6. On this construction this clause would lend strong support to the interpretation placed by the District Judge on the former clause that both Shanmugathammal and Gomathi should enjoy the properties in Schedule II.

7. Another object perhaps, of the last clause was to make it clear that the widows were not to alienate or encumber the immoveable properties allotted to each. They were empowered to alienate some moveable properties by an earlier clause.

8. This power of alienation was not to extend to the immoveable properties which Gomathi was to take on the death of each widow with absolute powers of alienation. Reliance was placed on one of the clauses supporting a contrary construction. The document provides that each of the two ladies should pay one Irulammai the sister of the deceased father-in-law two kottas of paddy during her life-time. It was argued that if Gomathi was intended to have the right to enjoy the properties in Schedule II a provision would have been inserted that if she owned the property exclusively on the death of Shanmugathammal, she would also be bound to pay the maintenance due to Irulammai. This argument is entitled to some, weight. But it may be, that it was assumed that as Shanmugathammal was stated to be bound to pay part of the maintenance the same obligation would continue to rest on Gomathi if she survived her. At any rate we do not think that the argument derived from this clause is sufficient to outweigh the considerations we have already mentioned. On the whole we are of opinion that both Shanmugathammal and Gomathi ware entitled to the property in Schedule II and that the plaintiff did not become entitled to them on the death of Shanmugathammal.

9. It was urged that Gomathi being no party to this document she cannot claim any benefit under it. The agreement of partition was in the nature of a family settlement. Gomathi was the daughter of one of the two widows. In such a case we are of opinion that Gomathi would be entitled to claim the benefit of the provision made in her favour. This is in accordance with the view held by this Court in several cases. See Ramarkal v. Ramasami Naiken. I.L.R. (1899) M. 522.

10. The next question argued for the appellant is that supposing that Sudalai Ammal intended by Exhibit A to give up her life interest during the whole of her life-time even though Shanmugathammal might die before her such an agreement is invalid because the co-widows of a Hindu could not make a partition which would deprive either of them of the right to succeed by survivorship to the property allotted to the other. No principle of Hindu Law is cited in support of this contention. It is admitted that the decision Gomathiammal v. Kuppathai Ammal : (1904)14MLJ175 is against this contention. Ramakkal v. Ramasami Naiken ani another I.L.R. (1911) A. 189 is also against it, though an attempt was made to distinguish it on the ground that the partition in that case was held to be effective not as against the heirs of the deceased widow, but as against her alienees. And it was argued that the case was really rested on the ground of estoppel. The decision does not however proceed on the ground of estoppel. Reliance was placed on the observations of the Judicial Committee of Privy Council in Bhagwandee Doobey v. Myna Baye 8 C.W.N. 843. In that case their Lordships were dealing with the effect of partition made by order of Court and not with the result of a contract entered into between the widows. According to the Mitakshara Law, the widows of a Hindu take a joint interest in his estate with rights of survivorship. If they effect a partition the presumption would be that each widow gave up her right of enjoyment of the properties allotted to the other widow during the -life-time of the latter; and a court will not enforce against the will of one widow any right to partition, except the right of enjoyment during the life-time of each of the widows to whom properties are allotted. This is the principle underlying Chittar Kanwar v. Gaura Kunwar I.L.R. (1911) A. 189 and H.H.M. Jayamba Bayi Saiba and Anr. v. H.H.M. Kamakshi Bayi Saiba and Ors. and H.H. Bayi Saiba and Anr. v. H.H.M. Jayayaniba Bayi Saiba and Anr. (1868) 3 M.H.C.R. 424 and Deenamoni v. Elaha-dhut Khan. 8 C.W.N. 843 But this does not show that a widow may not give up her interest during whole of her own life-time and not merely during the life-time of the other widow to whom the property may be allotted. Such an agreement would be supported by consideration viz., the right to enjoy some of the properties during her own lifetime. The Privy Council in Bhugwandee Doobey v. Myna Baye (1867) 11 M.I.A. 487 carefully avoided expressing any opinion on this question. Both the Madras cases referred to above are direct authorities for the position that she may do so; and on principle it is difficult to say why she should not. It is not denied that a widow may part with her life interest in favour of a stranger. Why should she not deal with it in an agreement of partition between her and her co-widows? In Durga Dutt and Ors. v. Gita and Ors. I.L.R. (1911) A. 443 this question did not arise for decision. The question there was whether a donee from a widow could enforce a partition against her co-widows and it was held that she could. There is no doubt an observation at page 446 which might be construed to be in plaintiff's favour. But we cannot take it as a deliberate opinion upon a question which was not before the learned Judges who decided the case. In Ramakkal v. Ramaswami Naiken and Anr. I.L.R. (1899) M. 622 this Court followed the view adopted by the Calcutta High Court in Kailash Chander Chakerbuty and Ors. v. Kashi Chandra Chakerbnty and Anr..7 We are of opinion that this contention is not entitled to succeed, notwithstanding the able and strenuous argument of Mr. Ramachandra Aiyar, Vakil for the appellant.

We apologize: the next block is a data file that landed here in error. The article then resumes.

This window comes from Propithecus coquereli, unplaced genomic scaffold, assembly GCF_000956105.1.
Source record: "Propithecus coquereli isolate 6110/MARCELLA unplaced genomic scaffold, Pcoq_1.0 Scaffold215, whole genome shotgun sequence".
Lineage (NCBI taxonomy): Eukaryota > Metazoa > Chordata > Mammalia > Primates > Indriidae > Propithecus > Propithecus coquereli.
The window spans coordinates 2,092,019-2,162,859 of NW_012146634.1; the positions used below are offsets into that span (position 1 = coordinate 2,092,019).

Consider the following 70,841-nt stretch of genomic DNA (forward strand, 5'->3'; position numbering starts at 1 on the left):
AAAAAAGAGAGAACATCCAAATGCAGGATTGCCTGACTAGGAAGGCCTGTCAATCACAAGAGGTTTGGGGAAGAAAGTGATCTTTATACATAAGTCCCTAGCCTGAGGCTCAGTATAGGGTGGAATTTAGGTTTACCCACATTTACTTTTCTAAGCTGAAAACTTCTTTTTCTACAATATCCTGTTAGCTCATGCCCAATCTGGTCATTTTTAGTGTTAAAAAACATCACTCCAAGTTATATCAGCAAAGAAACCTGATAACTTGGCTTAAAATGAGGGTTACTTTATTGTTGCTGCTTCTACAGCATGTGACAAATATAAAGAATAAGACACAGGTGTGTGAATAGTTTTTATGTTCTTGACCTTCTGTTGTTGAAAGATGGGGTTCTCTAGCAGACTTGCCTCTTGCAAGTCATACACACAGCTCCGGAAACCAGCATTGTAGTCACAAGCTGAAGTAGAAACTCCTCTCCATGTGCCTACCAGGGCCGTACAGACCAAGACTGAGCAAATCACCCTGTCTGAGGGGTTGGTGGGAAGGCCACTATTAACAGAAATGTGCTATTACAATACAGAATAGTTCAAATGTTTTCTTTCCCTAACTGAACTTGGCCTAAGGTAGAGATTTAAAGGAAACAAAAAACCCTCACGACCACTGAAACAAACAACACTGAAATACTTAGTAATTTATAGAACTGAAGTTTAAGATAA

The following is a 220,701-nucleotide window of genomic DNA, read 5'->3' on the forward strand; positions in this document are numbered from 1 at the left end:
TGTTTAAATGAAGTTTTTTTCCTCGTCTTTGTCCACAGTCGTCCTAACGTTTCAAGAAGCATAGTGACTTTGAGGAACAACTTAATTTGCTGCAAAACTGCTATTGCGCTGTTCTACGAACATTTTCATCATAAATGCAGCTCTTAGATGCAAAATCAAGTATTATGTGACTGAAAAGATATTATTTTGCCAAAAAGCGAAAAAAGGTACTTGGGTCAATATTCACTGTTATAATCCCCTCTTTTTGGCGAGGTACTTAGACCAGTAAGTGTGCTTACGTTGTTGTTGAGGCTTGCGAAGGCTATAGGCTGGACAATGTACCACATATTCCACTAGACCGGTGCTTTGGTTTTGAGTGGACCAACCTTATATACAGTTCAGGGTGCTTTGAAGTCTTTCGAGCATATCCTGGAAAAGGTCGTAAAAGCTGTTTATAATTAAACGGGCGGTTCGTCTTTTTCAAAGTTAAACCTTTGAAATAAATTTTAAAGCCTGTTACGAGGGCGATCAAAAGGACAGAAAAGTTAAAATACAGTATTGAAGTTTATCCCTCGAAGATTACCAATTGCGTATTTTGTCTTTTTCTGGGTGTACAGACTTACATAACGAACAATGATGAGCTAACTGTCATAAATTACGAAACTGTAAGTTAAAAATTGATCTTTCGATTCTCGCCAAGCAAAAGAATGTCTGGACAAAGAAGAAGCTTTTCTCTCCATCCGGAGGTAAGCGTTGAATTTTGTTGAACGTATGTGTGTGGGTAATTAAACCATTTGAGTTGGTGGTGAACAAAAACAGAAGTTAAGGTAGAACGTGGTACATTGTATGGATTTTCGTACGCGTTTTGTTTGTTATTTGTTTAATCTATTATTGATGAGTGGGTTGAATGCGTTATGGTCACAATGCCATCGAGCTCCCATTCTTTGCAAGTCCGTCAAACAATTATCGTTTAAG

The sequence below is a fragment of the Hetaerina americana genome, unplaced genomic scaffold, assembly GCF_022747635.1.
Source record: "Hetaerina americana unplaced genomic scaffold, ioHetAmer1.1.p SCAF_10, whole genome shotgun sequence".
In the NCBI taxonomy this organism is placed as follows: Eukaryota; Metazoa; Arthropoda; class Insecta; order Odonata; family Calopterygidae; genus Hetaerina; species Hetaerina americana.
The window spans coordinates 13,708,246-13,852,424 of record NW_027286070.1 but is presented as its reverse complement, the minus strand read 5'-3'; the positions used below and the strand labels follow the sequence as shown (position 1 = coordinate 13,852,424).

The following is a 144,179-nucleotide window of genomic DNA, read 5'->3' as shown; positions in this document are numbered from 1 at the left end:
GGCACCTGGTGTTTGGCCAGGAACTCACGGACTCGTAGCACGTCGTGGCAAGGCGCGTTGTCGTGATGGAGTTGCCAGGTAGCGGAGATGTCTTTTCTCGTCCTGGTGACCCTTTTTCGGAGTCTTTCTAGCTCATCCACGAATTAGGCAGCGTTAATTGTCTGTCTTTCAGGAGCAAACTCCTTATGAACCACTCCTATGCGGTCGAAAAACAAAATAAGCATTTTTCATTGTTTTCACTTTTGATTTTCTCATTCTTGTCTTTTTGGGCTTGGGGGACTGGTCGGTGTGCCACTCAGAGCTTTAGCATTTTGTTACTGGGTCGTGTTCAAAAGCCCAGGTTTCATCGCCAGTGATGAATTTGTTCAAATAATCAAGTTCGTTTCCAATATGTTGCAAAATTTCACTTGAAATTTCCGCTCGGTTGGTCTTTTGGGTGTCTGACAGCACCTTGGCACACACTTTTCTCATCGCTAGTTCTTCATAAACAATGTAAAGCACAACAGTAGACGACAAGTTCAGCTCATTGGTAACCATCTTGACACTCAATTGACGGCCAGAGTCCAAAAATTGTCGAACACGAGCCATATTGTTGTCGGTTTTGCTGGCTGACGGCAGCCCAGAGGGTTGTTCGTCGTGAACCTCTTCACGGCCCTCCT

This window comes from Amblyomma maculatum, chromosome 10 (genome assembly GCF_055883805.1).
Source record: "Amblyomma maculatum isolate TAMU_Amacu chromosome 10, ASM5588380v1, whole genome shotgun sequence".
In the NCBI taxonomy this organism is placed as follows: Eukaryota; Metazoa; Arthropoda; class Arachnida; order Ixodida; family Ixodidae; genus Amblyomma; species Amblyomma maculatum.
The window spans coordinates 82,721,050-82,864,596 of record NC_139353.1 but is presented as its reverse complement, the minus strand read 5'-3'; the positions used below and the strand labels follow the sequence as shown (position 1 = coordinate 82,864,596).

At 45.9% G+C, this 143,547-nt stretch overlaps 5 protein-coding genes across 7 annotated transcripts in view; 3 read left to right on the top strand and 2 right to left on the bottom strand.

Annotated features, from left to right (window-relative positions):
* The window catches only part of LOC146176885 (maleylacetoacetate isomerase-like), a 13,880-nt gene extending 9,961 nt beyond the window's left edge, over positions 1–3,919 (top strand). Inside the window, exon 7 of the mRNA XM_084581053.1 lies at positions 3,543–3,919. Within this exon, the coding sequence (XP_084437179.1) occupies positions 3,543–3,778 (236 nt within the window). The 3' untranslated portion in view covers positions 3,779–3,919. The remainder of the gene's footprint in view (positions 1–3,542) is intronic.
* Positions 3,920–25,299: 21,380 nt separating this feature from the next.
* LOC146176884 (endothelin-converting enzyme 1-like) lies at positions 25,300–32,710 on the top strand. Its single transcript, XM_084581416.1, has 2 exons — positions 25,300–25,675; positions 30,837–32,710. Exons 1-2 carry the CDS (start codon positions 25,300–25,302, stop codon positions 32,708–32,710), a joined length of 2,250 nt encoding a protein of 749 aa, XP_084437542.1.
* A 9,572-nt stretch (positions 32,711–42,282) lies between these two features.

11. We dismiss the second appeal with costs.